Jun 25, 2023

‘I saw lightning between their fingers’: DJs on the magic of unusual dancefloors

As new book Dance Your Way Home explores dancing beyond nightclub confines, A Guy Called Gerald, Eliza Rose and more reveal their favourite unexpected places to get down – from Welsh quarries to Croatian beaches

Smuggled booze, awkward dancing, clumsy kissing and the burning stare of a watchful teacher are experiences that may spring to mind when you think of secondary school dances in the UK. However, if you were a pupil in mid-1980s Chicago, you might find house music heroes such as Frankie Knuckles and Ron Hardy rocking up on a weekly basis to turn your school gymnasium into scenes of sweat-drenched jacking pandemonium.

In her new book, Dance Your Way Home: A Journey Through the Dancefloor, Emma Warren describes such a scene as “the dance music equivalent of having Jean-Michel Basquiat drop into your after-school art club, or Serena Williams cover Friday afternoon PE”. It’s one of many beautifully detailed and captivating moments in a book that captures unique and untold, yet pivotal, dancefloor moments throughout history and the significant impact they have culturally, socially and politically.

As a result, Dance Your Way Home is not a history of hip nightclubs, nor the same archetypal or familiar drug-fuelled stories from dance music history. Instead, Warren explores movement in marriage to music, while crafting a narrative that suggests childhood holidays to Butlin’s are as vital a piece of social history as getting bug-eyed in Berghain. These moving and powerful stories from across the globe are rooted in community, solidarity, agency and self-expression – but crucially, can take place anywhere and everywhere. “The dancefloor isn’t just the floor of your local discotheque,” she points out. “It’s also a work do or a sweaty basement rave. It’s anywhere we gather to dance, at any point in history.”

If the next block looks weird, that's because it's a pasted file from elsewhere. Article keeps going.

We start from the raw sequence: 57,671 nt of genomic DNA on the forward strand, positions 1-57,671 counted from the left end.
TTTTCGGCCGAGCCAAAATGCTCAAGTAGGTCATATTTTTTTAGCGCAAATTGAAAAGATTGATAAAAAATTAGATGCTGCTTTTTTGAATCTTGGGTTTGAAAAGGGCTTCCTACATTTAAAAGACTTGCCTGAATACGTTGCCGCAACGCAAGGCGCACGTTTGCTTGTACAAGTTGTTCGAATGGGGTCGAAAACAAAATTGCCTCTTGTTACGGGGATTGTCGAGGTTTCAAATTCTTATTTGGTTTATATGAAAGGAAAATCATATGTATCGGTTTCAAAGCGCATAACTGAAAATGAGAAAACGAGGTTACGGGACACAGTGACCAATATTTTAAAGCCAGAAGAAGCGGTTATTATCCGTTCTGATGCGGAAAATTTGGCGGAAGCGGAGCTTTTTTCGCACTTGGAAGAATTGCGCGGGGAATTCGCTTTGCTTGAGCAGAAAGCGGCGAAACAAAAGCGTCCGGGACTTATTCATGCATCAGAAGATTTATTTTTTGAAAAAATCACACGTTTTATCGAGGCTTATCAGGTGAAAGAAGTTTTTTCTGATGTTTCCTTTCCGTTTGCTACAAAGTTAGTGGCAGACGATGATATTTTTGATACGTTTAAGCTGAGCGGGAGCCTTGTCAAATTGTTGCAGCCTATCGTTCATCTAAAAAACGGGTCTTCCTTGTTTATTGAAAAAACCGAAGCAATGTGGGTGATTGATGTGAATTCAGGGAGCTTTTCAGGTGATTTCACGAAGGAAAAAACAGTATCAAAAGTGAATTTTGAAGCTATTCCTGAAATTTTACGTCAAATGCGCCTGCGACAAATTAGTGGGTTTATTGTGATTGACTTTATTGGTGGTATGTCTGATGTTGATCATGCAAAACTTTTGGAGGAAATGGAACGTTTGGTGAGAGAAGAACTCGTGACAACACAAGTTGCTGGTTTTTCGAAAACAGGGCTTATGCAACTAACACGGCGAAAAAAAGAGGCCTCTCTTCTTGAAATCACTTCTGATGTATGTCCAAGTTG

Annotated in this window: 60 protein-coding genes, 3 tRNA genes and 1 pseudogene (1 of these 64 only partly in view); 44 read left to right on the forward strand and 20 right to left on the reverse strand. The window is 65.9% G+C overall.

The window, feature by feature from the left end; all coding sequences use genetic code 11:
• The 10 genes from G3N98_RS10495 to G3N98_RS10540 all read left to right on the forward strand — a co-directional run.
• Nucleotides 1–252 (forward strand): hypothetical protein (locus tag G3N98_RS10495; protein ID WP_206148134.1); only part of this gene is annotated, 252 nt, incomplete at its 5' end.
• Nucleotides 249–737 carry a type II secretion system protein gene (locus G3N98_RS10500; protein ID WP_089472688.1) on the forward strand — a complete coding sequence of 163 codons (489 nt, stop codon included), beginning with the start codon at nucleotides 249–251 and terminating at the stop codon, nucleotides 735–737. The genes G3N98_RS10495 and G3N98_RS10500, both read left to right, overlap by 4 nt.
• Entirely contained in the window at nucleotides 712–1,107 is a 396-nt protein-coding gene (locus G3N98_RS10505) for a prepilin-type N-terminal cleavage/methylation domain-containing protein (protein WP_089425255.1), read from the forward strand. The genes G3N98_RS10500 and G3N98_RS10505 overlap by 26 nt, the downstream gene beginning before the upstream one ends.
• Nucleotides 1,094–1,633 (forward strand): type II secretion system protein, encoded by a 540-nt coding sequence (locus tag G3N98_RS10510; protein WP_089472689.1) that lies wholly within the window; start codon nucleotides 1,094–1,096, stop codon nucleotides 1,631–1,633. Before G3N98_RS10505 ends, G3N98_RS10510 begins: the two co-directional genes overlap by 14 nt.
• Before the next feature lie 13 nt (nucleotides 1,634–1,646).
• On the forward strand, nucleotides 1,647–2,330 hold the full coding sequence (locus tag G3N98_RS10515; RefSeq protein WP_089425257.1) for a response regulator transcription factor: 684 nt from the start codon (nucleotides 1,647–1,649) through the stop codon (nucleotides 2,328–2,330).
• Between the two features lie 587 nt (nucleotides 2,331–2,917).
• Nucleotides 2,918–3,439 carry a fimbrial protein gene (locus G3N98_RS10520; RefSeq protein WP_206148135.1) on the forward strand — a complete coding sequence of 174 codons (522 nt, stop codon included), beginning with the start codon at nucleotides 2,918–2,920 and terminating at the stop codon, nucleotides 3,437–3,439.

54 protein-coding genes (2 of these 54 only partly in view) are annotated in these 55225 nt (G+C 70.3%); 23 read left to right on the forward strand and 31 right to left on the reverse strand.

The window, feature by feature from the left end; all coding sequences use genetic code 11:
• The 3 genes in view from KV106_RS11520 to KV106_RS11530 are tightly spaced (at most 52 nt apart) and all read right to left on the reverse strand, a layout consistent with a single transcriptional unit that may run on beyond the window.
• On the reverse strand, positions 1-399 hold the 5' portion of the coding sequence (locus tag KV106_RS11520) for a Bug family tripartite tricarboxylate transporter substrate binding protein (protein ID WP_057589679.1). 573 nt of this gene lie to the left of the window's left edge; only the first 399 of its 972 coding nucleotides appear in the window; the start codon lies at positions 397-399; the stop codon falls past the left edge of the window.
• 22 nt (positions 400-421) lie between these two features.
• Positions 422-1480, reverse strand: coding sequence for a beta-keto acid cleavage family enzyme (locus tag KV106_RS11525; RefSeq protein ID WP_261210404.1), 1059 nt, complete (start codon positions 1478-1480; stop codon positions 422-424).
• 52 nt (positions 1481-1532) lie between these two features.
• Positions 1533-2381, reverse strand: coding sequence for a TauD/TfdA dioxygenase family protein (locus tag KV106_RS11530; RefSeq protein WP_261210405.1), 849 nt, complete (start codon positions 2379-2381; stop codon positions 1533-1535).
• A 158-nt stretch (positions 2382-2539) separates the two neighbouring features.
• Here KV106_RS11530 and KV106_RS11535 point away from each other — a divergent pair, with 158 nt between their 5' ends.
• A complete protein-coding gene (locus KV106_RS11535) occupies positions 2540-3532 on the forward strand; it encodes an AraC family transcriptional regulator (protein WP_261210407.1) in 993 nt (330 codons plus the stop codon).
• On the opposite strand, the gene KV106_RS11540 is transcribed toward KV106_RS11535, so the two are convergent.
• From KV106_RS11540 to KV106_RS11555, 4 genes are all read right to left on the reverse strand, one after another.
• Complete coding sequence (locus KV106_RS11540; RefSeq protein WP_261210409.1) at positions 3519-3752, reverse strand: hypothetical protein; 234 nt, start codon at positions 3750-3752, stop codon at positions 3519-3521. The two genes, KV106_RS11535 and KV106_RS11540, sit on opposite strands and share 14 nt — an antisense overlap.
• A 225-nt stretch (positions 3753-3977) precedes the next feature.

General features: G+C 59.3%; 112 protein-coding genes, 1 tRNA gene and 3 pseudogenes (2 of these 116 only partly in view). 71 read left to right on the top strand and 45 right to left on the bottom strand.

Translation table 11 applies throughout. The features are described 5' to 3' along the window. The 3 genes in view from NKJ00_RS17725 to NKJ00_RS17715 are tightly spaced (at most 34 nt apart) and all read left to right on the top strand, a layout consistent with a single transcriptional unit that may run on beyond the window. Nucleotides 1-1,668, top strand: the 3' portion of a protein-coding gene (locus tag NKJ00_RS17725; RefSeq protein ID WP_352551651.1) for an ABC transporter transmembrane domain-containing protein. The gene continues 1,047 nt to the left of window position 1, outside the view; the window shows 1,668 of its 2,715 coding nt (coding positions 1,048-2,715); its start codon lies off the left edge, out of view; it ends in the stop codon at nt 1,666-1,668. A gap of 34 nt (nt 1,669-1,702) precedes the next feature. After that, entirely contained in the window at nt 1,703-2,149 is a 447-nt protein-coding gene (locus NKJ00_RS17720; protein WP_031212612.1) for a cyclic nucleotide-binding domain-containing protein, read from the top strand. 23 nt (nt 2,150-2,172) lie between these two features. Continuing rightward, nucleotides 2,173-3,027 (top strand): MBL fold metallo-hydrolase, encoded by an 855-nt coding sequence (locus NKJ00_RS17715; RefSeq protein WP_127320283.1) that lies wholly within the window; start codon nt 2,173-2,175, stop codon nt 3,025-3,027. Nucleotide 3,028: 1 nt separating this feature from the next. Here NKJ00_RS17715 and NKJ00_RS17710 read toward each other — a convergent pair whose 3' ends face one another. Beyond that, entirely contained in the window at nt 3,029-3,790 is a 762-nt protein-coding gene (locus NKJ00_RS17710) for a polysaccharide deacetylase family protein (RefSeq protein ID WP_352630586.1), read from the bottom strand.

The dancefloors Warren explores span from busting moves to Top of the Pops in living rooms to 1980s youth clubs. She digs into the ideologies and moral panic behind the “down with jazz” protests in 1930s Ireland, via skanking in smoke-filled dancehalls, slow dancing at school discos, and the joys of dancing in darkness to bone-shaking sub-bass.

Here DJs, artists and producers talk about their own special moments they’ve had on dancefloors outside the nightclub.

Before I was doing music, dance was my main expression. We’d have live music at church as a kid and people were pretty physical to the music in there. Then there would be blues or sound system parties – dance was just always there in my life. In my early teens I studied classical, jazz and contemporary dance. Making music was an accident. I bought a drum machine just to time doing dance exercises to. When I was growing up going to dances in youth clubs and community centres, the energy wasn’t around the DJ, it was around dancers – and they were serious fucking dancers. I would just be back against the wall watching their feet move. Rival crews would have dance-offs and we’d be talking about that all week. The DJ was in the background, they were just somebody playing somebody else’s music. Me and my brother got deep into dancing and even started doing ballet, but I got dragged away by music. Even when I moved into music production, I was always envisioning it for rhythmic and intricate dancers. Voodoo Ray I didn’t see as being for a party; it was a tune made for these dancers that had been so inspiring to me.